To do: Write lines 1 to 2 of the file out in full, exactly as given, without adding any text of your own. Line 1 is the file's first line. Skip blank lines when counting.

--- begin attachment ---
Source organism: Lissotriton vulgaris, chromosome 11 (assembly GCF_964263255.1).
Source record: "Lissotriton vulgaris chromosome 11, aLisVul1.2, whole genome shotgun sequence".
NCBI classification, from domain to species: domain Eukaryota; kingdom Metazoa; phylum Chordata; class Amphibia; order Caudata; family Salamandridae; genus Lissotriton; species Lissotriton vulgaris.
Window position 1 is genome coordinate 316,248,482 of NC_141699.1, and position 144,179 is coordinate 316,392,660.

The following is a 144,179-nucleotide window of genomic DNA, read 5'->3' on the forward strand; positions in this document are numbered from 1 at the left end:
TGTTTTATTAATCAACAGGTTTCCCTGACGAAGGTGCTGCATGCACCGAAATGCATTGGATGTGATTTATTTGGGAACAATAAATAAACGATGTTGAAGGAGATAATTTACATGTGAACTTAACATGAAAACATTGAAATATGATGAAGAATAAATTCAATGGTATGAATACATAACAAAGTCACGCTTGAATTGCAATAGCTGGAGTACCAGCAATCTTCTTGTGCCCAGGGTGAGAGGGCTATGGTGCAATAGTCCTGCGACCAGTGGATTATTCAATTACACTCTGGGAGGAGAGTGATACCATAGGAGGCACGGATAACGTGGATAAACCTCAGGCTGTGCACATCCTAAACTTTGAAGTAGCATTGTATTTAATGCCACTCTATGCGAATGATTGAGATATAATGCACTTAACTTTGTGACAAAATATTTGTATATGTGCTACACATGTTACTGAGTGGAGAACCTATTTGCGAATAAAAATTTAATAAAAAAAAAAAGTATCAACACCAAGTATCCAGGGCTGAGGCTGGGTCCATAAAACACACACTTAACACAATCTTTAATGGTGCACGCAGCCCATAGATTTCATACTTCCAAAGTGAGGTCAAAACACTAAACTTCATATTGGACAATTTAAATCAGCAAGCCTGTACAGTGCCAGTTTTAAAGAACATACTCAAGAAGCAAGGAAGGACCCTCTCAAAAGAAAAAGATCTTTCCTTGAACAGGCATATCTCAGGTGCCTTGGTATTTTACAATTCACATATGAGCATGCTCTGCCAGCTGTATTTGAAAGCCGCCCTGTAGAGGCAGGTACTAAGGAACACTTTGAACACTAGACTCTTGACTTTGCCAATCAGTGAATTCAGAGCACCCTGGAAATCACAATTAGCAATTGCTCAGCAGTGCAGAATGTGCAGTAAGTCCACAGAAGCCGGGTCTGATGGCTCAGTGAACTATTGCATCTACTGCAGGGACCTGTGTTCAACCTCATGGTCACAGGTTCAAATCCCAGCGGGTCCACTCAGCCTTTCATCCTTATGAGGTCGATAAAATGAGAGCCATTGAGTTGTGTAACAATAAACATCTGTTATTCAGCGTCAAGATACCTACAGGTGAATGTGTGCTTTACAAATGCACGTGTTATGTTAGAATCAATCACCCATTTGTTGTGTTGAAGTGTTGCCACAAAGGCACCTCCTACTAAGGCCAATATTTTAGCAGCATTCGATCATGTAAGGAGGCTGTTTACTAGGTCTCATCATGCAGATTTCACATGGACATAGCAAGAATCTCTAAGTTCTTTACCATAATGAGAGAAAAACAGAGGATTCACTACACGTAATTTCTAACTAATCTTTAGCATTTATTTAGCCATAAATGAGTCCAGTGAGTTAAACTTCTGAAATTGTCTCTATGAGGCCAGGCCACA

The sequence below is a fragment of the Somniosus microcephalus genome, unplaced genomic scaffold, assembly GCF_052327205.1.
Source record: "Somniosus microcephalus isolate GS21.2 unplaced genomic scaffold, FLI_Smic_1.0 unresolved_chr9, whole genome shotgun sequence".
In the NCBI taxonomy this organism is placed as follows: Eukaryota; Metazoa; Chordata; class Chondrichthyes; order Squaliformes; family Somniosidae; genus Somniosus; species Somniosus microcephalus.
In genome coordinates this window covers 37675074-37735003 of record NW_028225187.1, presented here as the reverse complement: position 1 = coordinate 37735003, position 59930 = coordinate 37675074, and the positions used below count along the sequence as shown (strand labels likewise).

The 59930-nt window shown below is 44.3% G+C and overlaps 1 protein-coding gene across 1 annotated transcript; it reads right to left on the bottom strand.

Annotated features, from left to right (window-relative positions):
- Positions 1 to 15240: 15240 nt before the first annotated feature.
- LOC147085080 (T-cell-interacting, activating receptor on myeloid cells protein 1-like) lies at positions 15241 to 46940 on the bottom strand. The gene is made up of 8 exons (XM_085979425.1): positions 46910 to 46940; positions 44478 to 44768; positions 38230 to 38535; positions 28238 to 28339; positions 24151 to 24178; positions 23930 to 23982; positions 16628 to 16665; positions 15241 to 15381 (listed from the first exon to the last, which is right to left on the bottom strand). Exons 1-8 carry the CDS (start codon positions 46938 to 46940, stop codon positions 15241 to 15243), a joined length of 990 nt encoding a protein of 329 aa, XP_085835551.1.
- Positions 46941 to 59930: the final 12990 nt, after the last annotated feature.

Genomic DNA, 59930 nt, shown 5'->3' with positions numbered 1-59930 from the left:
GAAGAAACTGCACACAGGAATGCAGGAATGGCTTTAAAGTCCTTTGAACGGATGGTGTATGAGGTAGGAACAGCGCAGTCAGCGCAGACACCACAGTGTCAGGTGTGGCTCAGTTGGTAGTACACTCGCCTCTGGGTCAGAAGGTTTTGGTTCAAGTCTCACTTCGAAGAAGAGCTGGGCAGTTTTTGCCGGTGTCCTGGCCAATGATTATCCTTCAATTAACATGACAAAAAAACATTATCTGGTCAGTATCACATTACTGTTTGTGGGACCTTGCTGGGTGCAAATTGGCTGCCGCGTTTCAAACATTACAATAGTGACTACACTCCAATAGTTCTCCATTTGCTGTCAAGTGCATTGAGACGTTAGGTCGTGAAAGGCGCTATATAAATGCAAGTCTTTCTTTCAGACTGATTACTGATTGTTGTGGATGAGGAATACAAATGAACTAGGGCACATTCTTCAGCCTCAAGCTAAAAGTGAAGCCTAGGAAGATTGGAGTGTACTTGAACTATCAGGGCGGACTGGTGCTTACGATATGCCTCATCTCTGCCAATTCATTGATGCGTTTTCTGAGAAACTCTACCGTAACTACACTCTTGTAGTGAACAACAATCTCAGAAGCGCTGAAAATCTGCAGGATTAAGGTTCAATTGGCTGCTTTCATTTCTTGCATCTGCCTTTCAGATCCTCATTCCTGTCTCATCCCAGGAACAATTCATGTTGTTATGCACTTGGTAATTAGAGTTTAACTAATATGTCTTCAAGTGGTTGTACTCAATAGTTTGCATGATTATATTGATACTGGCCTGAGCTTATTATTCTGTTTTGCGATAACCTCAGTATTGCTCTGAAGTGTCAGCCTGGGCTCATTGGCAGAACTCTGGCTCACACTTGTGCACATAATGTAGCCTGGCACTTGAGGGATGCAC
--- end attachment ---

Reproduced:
Source organism: Lissotriton vulgaris, chromosome 11 (assembly GCF_964263255.1).
Source record: "Lissotriton vulgaris chromosome 11, aLisVul1.2, whole genome shotgun sequence".